Mombasa Safaris

Mombasa Safaris : Kenya’s ancient and historic coast capital is Mombasa, Africa’s oldest harbor city. While Moi International Airport serves as a gateway for travelers looking to enjoy an upscale beach vacation on Kenya’s coast, the contemporary port manages the majority of the region’s shipping. These are the coastal areas of Kenya.

The South Coast.

The breathtaking South Coast of Kenya begins 50 kilometres south of Mombasa. The spotless beaches of Diani, Galu, Tiwi, and Msambweni are located there. The centre of the South Coast is Diani, a popular safari destination for tourists from both domestic and foreign countries. With its large white sand beach and exquisite palm fringe, it is one of the most well-liked beaches in Kenya. With regular scheduled flights from Nairobi to the majority of Kenya’s national parks and wildlife conservancies, Diani has its own airfield at Ukunda.

Situated close by, Shimba Hills National Park offers a captivating one- or two-day escape for observing local wildlife.

The North Coast.

Not far north of Mombasa, Malindi and Watamu combine to form a 261km² Marine Reserve, renowned for its accessibility, beauty, and diversity of marine life. The reserve features long lengths of white sand beaches bordered with casuarina trees. The gorgeous Mida Creek mangrove forest, which is great for bird watching, is another feature of Watamu.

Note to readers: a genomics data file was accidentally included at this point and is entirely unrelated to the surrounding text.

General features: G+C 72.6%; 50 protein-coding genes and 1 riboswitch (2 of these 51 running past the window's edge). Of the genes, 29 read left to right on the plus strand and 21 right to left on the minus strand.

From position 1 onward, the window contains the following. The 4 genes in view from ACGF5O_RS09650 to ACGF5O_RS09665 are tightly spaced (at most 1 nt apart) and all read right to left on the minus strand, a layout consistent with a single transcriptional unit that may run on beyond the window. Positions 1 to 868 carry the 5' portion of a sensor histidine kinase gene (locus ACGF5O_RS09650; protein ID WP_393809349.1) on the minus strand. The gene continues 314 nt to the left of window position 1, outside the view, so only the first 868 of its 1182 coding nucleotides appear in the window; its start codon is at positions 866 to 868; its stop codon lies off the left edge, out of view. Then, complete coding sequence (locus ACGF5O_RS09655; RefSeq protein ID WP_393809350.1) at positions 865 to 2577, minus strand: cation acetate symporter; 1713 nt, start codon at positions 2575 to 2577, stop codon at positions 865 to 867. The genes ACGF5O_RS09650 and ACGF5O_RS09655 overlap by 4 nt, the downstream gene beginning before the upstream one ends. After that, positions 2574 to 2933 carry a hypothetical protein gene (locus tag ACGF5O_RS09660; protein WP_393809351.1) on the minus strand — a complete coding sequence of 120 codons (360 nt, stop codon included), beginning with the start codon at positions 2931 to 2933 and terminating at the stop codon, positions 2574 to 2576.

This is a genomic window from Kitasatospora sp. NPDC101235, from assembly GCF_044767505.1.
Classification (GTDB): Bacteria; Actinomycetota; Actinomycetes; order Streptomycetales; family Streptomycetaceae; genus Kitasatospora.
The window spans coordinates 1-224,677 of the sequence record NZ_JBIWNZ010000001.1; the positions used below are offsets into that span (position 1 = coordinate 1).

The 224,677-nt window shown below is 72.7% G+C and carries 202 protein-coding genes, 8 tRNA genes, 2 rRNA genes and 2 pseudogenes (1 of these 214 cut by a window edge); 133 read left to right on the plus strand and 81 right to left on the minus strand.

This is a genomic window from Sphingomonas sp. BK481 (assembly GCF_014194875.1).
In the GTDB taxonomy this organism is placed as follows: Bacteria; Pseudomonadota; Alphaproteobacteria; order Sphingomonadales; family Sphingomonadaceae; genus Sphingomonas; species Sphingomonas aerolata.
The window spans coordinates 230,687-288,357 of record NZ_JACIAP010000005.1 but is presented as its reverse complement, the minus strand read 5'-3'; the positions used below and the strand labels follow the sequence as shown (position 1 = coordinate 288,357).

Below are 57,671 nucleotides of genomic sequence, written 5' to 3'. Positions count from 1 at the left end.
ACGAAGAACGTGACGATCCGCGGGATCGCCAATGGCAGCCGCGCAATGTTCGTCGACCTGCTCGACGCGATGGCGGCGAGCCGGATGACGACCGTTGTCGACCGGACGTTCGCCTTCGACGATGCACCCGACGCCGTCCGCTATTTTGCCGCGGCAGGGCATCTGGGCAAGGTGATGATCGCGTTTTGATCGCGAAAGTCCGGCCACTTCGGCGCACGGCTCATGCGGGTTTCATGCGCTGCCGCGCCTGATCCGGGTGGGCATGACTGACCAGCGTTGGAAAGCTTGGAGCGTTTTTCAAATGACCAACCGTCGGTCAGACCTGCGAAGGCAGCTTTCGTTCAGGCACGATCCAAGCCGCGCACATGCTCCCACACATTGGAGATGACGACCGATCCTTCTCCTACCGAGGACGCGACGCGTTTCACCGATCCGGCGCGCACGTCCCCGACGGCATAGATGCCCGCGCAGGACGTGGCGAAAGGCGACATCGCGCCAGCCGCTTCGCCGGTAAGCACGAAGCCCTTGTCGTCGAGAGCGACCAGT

Fort Jesus, one of the 3 UNESCO World Heritage sites on the Kenyan coast, was built by the Portuguese to protect the port of Mombasa and is one of the most well-preserved examples of 16th-century Portu

Beach Paradise In Kenya
Watamu Beach

guese military fortification and a landmark in the history of this type of construction. It is a must visit while on the North Coast.

The picturesque Lamu Archipelago, which consists of the three tropical islands of Lamu, Manda, and Pate, is another feature of the North Coast. Lamu is one of Kenya’s most amazing travel safari destinations because of its distinctive combination of immaculate beaches, a rich history, a tranquil Islamic atmosphere, and a charming old town. The unique architecture of Arab, Indian, and British designs embodies the town’s diverse cultural heritage. For more than 400 years, Lamu has maintained a slow and tranquil pace of life. With its lively marketplaces and meandering mediaeval lanes, the city offers visitors a wide selection of keepsake souvenirs.

Twenty miles to the north is the Kiunga Marine National Reserve, a tropical wonderland with stunning coral formations, vibrant marine life, blue lagoons, and endless sand dunes. The Lamu Archipelago’s more than fifty offshore islands are included in the 270 km² reserve. Tourists can take an exhilarating boat ride from Lamu or land on a tiny airport in Kiwayu.

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